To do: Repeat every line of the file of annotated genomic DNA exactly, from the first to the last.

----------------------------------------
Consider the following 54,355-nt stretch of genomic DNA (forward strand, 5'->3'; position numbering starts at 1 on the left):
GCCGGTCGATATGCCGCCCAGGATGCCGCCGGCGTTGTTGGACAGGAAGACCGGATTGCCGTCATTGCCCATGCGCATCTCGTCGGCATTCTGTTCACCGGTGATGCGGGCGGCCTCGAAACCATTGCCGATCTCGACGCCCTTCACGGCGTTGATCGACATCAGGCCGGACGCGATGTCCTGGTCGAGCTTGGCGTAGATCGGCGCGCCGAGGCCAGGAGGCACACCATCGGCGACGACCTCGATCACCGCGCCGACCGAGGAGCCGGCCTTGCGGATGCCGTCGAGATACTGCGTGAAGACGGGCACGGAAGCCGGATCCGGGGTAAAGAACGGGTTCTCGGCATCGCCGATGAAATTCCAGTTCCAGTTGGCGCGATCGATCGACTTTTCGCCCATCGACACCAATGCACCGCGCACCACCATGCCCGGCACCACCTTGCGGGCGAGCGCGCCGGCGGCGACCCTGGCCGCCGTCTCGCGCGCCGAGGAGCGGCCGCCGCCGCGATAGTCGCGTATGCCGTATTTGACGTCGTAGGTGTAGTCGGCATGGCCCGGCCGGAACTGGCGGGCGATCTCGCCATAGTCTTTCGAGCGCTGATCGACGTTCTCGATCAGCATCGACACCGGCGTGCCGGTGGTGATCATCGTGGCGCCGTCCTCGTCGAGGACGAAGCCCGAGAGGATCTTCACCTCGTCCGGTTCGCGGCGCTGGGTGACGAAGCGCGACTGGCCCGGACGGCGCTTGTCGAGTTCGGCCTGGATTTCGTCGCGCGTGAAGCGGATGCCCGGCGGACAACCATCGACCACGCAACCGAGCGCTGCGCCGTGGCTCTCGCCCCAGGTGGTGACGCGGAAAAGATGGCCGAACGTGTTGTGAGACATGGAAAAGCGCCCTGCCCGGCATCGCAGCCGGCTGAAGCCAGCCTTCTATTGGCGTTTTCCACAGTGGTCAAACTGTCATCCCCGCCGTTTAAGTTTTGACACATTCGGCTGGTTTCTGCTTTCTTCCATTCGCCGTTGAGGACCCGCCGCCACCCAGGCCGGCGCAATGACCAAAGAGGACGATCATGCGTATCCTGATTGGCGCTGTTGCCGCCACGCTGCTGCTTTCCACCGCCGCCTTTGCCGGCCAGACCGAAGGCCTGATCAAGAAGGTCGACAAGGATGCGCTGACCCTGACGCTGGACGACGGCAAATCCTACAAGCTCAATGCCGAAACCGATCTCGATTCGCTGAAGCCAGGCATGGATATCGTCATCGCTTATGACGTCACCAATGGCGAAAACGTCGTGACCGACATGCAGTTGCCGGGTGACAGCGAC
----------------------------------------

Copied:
Consider the following 54,355-nt stretch of genomic DNA (forward strand, 5'->3'; position numbering starts at 1 on the left):
GCCGGTCGATATGCCGCCCAGGATGCCGCCGGCGTTGTTGGACAGGAAGACCGGATTGCCGTCATTGCCCATGCGCATCTCGTCGGCATTCTGTTCACCGGTGATGCGGGCGGCCTCGAAACCATTGCCGATCTCGACGCCCTTCACGGCGTTGATCGACATCAGGCCGGACGCGATGTCCTGGTCGAGCTTGGCGTAGATCGGCGCGCCGAGGCCAGGAGGCACACCATCGGCGACGACCTCGATCACCGCGCCGACCGAGGAGCCGGCCTTGCGGATGCCGTCGAGATACTGCGTGAAGACGGGCACGGAAGCCGGATCCGGGGTAAAGAACGGGTTCTCGGCATCGCCGATGAAATTCCAGTTCCAGTTGGCGCGATCGATCGACTTTTCGCCCATCGACACCAATGCACCGCGCACCACCATGCCCGGCACCACCTTGCGGGCGAGCGCGCCGGCGGCGACCCTGGCCGCCGTCTCGCGCGCCGAGGAGCGGCCGCCGCCGCGATAGTCGCGTATGCCGTATTTGACGTCGTAGGTGTAGTCGGCATGGCCCGGCCGGAACTGGCGGGCGATCTCGCCATAGTCTTTCGAGCGCTGATCGACGTTCTCGATCAGCATCGACACCGGCGTGCCGGTGGTGATCATCGTGGCGCCGTCCTCGTCGAGGACGAAGCCCGAGAGGATCTTCACCTCGTCCGGTTCGCGGCGCTGGGTGACGAAGCGCGACTGGCCCGGACGGCGCTTGTCGAGTTCGGCCTGGATTTCGTCGCGCGTGAAGCGGATGCCCGGCGGACAACCATCGACCACGCAACCGAGCGCTGCGCCGTGGCTCTCGCCCCAGGTGGTGACGCGGAAAAGATGGCCGAACGTGTTGTGAGACATGGAAAAGCGCCCTGCCCGGCATCGCAGCCGGCTGAAGCCAGCCTTCTATTGGCGTTTTCCACAGTGGTCAAACTGTCATCCCCGCCGTTTAAGTTTTGACACATTCGGCTGGTTTCTGCTTTCTTCCATTCGCCGTTGAGGACCCGCCGCCACCCAGGCCGGCGCAATGACCAAAGAGGACGATCATGCGTATCCTGATTGGCGCTGTTGCCGCCACGCTGCTGCTTTCCACCGCCGCCTTTGCCGGCCAGACCGAAGGCCTGATCAAGAAGGTCGACAAGGATGCGCTGACCCTGACGCTGGACGACGGCAAATCCTACAAGCTCAATGCCGAAACCGATCTCGATTCGCTGAAGCCAGGCATGGATATCGTCATCGCTTATGACGTCACCAATGGCGAAAACGTCGTGACCGACATGCAGTTGCCGGGTGACAGCGAC